HealthLawProf Blog

Editor: Katharine Van Tassel
Concordia University School of Law

Wednesday, September 5, 2012

ACA and Legal Immigrants

Since passage of the Personal Responsibility and Work Opportunity Reconciliation Act of 1996 (PROWRA), immigrants entering the US legally have been for the most part ineligible for state Medicaid, at least for their first five years of lawful permanent residency.   One of Congress's arguments for excluding legal immigrants from "welfare" was that Medicaid attracted people to the US--but that if they were on notice that it would not be available, they would not form reasonable expectations of coverage.  Only the spectre of 40,000 nursing home residents on Medicaid in Miami-Dade County being turned into the streets kept Congress from applying the exclusion to non-citizens in the country before the enactment of PROWRA.  In enacting PROWRA, Congress appears to have forgotten that there is an important sense in which we all have interests in our fellow residents' access to health care: decreasing risks of transmission of contagious disease.

The Affordable Care Act will bring some changes.  It makes legal immigrants eligible for subsidies for coverage they purchase and makes them subject to the requirement to maintain minimum coverage.  Legal immigrants will, however, remain ineligible for federal Medicaid dollars for the first five years of lawful permanent residency.  Illegal immigrants are specifically excluded from the individual mandate, are barred from purchasing insurance through state exchanges, and are not eligible for any ACA supports. (For a useful summary, see the Congressional Research Service, Treatment of Noncitizens under the Patient Protection and Affordable Care Act,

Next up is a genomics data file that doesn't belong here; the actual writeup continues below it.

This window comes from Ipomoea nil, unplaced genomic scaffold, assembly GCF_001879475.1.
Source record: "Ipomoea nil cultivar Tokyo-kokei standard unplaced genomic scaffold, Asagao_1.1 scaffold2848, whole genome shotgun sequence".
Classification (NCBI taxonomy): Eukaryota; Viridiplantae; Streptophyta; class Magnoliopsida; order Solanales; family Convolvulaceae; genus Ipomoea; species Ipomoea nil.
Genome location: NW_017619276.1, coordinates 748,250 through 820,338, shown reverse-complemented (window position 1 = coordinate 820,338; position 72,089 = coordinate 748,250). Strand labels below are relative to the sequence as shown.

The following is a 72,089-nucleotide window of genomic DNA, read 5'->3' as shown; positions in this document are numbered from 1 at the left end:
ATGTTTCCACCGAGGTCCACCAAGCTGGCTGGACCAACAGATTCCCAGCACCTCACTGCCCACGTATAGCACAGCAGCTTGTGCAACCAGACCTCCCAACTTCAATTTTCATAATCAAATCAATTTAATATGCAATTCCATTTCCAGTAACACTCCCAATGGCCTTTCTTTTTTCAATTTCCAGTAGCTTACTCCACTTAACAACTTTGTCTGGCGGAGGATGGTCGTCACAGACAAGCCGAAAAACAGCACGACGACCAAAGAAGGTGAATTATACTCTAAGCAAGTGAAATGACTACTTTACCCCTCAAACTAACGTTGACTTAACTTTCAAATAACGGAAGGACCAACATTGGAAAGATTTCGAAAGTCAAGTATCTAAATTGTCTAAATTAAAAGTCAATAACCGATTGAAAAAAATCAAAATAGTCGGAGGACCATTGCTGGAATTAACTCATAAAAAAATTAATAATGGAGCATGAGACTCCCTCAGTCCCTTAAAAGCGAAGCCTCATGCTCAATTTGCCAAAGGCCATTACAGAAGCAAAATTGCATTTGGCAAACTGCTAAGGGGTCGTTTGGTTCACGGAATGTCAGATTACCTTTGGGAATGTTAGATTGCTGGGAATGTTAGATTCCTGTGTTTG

Enter Massachusetts.  As part of its 2006 health reform, Massachusetts had extended its premium subsidies for low and moderate income residents to legal immigrants.  But when the 2009 budget shortfall hit, the legislature eliminated Commonwealth Care coverage for legal immigrants ineligible for federal benefits under PROWRA.  (For this group, Massachusetts had borne the full cost of any subsidies under its federal Medicaid waiver for Commonwealth Care).  Advocates for immigrants challenged the exclusion under the state constitution.  In January, 2012, the Massachusetts Supreme Judicial Court held that the exclusion was discrimination on the basis of alienage or national origin and could not survive strict scrutiny. Finch v. Commonwealth Health Ins.Connector Auth., 461 Mass 232 (2012). An account by two of the counsel for plaintiffs in the case, Lorianne Sainsbury-Wong and Wendy Parmet, went up on ssrn in August,, and is decidedly worth reading.

I've run a search on this blog for discussions of the Finch case, or for more general discussions of the circumstances of immigrants under ACA.  I apologize to readers and my fellow bloggers if I've missed a prior discussion--but I couldn't find one and thought this issue was worth keeping before readers' minds in any event. States considering expanding Medicaid eligibility under ACA will surely face revenue pressures--and may, like the 2009 Massachusetts legislature, curb any impulses of inclusion towards their non-citizen residents. Without advocates such as Sainsbury-Wong and Parmet, their colleagues, and students at Northeastern University Law School, legal immigrants outside of Massachusetts may simply be left out in the (contagious) cold.


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